# Thread: Question on permutated indices

1. ## Question on permutated indices

I'm doing an example from the book which I have to create a permuted permute the index, the book says it takes a sentence (in this case two), ad this is the in/output

Code:
```
The quick brown fox
jumped over the fence

[b]output[b]
The quick   brown fox
jumped over the   fence
the quick brown   fox
jumped over the fence

etc..
```
The algorithm in the book suggests I do two things which i have, which is extract the sentence and then make rotations, I did so with these functions

Code:
```#include "functions.h"
#include <cctype>
#include <sstream>

using std::vector;
using std::string;
using std::istringstream;

typedef vector<string>::size_type str_sz;

vector<string> parse(const string& aStr)
{
istringstream words(aStr);
string temp;
vector<string> parsed;

while(words >> temp)
parsed.push_back(temp);

return parsed;
}

vector<string> rotations (const string& aStr)
{

vector<string> parsed = parse(aStr);
str_sz words = parsed.size();

vector<string> permutations;
string final, first, temp;

permutations.push_back(aStr); //puts the first string from the start
temp = aStr;

//does nubmer of rotations as there are words(excluding  one for first sentence)
for(str_sz i = 0; i < words - 1; i++)
{
istringstream body(temp); //sets the sstream object to the temp string

body >> first;   //holds the first word of the sstream

while(body >> temp)
final += temp + " ";  //concatenates the rest of the sstream

final += first;  //puts the first word at the end

permutations.push_back(final);  //puts that rotation into

temp = final;    //sets temp
final = "";
}
return permutations;
}```
The first function just parses the words, I use that for the sake of getting the number of words so I can do a certain number of rotations. Now the second function gets the string into a istringstream and then gets the first word into a string variable, and the rest into another string variable, the concatenates the body with the first word to create one rotation and puts that into an array. It then creates a new istringstream with the string value of the last rotation. It works fine.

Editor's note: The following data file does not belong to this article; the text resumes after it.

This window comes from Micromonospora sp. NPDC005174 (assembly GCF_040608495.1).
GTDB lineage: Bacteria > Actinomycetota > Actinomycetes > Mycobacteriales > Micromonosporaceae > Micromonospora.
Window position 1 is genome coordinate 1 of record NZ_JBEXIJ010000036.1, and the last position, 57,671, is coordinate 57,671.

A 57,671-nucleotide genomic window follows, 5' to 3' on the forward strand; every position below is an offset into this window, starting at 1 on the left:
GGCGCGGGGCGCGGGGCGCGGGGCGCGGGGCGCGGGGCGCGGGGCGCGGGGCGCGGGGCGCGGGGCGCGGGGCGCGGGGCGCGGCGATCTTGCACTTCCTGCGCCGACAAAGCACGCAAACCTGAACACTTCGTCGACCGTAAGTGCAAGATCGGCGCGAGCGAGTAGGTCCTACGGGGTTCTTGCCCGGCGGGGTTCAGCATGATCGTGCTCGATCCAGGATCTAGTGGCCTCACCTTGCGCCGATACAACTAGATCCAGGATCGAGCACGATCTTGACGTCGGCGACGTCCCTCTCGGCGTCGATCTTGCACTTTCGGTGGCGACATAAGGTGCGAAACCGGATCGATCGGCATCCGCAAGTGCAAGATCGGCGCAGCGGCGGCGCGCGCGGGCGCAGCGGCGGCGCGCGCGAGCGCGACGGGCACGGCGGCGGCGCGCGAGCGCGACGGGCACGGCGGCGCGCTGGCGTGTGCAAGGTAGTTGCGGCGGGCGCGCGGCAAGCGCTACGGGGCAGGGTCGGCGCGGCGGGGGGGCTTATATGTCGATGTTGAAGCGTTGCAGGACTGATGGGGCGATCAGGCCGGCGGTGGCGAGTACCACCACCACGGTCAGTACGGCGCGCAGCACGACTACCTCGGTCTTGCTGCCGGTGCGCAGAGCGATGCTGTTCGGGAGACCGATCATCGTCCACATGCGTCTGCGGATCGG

the next thing is to sort the rotations, which I assume is already done since I pushed them back in the array in the order I rotated them

then this is where I'm confused...it says I should "unrotate and write the permuted index, which involves finding the separator, putting the phrase back together, and writing it propperly formatted"

Maybe it's because I'm not familiar with what a permuted index is (though I understand the concept of permutations), that I'm having trouble with this. If someone could re-word it so I can wrap my head around what I am to do, it would be helpful. 2. I take it you're as lost as I am...well I'll come back to this one later lol 3. permutation needs closer look

Code:
```p(vec constant &a,
vec &b,
first index,
first source,
source size,
skip index)
{
for (i = index; i < source size; ++first source)
{
if ((first source % source size) != skip index)
b[i++] = a[first source % source size];
}
}

vector a,
b;
integer n = 0

for (i = 0; i < vector a size; ++i)
{
b = a[i];
for (k = i + 1; n < vector a size minus 1; ++k, ++n)
{
p(a, b, 1, k % vector a size, vector a size, i);
for (j = 0; j < vector a size; ++j)
b[j]
}
n = 0;
}```
Kuphryn 4. hard to read that code, no comments, , declaration of some varialbes. I don't think that is what it's asking, it says

"A permuted index is one in which each pharse is indexed by every word in the phrase"

I just don't get how that is. 5. It seems to me that you want to solve a problem like this?

http://acm.uva.es/p/v1/123.html

I don't see how rotating your strings really helps you. I solved that problem using a fairly advanced but standard data structure called an stl multimap. If you want a solution without fancy data structures, I'd suggest this.

Make an "intermediate" vector of strings representing the unsorted index.

Code:
```For each line in the input
for each word in line
new_val = word + " " + line
insert new_val into intermediate```
For example, given your sample input
Code:
```The quick brown fox
jumped over the fence```
Intermediate would become

Code:
```The The quick brown fox
quick The quick brown fox
brown The quick brown fox
fox The quick brown fox
jumped jumped over the fence
over jumped over the fence
the jumped over the fence
fence jumped over the fence```
Now, sort intermediate lexicographically, but not the strings inside it.

Code:
```brown The quick brown fox
fence jumped over the fence
fox The quick brown fox
jumped jumped over the fence
over jumped over the fence
quick The quick brown fox
the jumped over the fence
The The quick brown fox```
Then it's just a matter of eliminating the first word from each string in intermediate, and formatting the output with the correct number of spaces. The indexed word will be the word in the beginning of the string. 6. Thanks man, I'll study this solution when I get home, but I think I understand it. Popular pages Recent additions